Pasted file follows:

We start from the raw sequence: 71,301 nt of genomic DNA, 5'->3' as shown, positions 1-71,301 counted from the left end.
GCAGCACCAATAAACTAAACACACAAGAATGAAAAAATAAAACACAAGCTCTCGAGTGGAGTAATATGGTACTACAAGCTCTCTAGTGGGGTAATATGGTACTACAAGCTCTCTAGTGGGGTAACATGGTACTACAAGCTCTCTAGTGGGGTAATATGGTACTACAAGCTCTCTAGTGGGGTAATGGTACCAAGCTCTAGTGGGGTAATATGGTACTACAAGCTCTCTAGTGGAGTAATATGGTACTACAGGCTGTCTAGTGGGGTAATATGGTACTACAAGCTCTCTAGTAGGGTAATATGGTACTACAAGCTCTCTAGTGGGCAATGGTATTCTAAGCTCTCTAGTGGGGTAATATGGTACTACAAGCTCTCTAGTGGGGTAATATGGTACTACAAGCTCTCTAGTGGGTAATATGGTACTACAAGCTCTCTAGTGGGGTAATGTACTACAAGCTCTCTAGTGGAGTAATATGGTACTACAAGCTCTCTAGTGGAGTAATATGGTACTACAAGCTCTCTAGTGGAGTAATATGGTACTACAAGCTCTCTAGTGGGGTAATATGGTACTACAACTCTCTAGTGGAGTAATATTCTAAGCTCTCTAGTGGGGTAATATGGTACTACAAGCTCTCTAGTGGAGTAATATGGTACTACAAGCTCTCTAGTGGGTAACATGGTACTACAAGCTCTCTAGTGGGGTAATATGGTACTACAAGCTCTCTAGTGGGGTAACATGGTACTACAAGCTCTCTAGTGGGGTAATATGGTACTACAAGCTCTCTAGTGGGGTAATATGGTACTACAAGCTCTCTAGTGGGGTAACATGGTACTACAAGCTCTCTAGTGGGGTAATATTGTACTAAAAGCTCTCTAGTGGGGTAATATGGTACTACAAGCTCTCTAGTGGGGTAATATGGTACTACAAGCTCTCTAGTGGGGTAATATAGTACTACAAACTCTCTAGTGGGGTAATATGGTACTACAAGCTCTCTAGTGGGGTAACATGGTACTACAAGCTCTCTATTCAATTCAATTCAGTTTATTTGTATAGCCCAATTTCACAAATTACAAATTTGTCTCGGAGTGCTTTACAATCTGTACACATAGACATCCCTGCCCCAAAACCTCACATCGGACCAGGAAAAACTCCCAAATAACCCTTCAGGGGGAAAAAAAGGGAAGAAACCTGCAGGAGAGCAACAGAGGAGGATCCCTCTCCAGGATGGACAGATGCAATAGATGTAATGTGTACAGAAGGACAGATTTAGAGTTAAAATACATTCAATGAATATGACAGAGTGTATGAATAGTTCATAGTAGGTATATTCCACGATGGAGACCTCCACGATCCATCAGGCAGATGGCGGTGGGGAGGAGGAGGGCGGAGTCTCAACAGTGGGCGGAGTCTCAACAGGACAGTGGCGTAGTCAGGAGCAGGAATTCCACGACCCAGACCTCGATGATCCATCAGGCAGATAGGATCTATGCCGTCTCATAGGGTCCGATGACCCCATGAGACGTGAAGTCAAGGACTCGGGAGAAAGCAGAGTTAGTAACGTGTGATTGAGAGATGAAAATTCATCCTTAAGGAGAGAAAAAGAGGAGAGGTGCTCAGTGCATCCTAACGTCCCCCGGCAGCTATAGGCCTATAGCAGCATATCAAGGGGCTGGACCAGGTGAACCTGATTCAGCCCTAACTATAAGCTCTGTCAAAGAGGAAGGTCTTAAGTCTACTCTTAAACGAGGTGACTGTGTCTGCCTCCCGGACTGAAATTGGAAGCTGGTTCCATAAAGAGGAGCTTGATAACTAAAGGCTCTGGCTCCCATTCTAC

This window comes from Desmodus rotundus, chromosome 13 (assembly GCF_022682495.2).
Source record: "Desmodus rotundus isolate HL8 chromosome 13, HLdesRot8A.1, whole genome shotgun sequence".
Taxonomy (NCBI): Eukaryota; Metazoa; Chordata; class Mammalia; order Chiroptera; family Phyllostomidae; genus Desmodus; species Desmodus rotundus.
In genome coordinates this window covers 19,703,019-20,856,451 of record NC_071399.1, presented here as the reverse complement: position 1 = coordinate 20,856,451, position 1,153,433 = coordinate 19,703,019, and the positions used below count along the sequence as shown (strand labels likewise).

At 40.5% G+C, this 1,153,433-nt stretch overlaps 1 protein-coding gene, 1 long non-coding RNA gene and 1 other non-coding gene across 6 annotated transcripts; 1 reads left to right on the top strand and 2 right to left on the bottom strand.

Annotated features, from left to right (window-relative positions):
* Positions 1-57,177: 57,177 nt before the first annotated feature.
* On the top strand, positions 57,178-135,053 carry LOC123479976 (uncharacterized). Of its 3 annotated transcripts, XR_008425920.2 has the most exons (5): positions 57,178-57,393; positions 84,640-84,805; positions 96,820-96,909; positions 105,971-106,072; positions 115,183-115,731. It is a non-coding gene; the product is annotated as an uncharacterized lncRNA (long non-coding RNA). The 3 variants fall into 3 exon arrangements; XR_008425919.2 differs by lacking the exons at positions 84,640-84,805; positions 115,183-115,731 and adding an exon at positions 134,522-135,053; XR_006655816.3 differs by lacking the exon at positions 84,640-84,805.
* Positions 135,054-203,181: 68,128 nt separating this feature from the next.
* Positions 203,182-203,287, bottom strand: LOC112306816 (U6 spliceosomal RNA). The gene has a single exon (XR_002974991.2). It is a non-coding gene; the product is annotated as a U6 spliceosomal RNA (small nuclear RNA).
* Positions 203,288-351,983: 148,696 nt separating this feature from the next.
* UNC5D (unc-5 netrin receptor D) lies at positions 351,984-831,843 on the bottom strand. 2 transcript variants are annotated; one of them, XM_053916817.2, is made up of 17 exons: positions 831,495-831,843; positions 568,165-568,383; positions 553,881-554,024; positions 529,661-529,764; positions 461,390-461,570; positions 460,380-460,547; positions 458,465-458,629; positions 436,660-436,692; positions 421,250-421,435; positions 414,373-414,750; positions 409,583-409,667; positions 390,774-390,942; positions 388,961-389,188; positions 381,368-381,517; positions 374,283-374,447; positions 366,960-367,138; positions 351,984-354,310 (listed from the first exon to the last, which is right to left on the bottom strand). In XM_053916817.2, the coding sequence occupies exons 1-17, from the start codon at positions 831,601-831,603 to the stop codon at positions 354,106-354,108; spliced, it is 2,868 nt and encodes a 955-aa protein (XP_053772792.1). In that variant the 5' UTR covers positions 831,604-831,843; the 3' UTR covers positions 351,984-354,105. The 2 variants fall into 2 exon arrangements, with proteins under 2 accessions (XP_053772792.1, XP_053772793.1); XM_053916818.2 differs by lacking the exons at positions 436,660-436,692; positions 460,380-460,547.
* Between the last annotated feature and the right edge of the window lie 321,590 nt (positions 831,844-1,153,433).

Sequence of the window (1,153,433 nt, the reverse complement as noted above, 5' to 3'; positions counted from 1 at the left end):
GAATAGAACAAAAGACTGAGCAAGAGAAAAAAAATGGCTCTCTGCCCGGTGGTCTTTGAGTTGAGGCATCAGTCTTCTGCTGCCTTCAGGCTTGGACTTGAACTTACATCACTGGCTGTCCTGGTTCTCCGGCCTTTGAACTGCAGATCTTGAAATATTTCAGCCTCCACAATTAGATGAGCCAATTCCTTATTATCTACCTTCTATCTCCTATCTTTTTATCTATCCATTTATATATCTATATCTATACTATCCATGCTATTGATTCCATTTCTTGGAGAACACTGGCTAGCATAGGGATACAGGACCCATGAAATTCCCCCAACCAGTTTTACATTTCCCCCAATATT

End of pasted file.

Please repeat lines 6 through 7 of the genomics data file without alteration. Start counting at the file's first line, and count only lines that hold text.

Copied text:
In genome coordinates this window covers 19,703,019-20,856,451 of record NC_071399.1, presented here as the reverse complement: position 1 = coordinate 20,856,451, position 1,153,433 = coordinate 19,703,019, and the positions used below count along the sequence as shown (strand labels likewise).

At 40.5% G+C, this 1,153,433-nt stretch overlaps 1 protein-coding gene, 1 long non-coding RNA gene and 1 other non-coding gene across 6 annotated transcripts; 1 reads left to right on the top strand and 2 right to left on the bottom strand.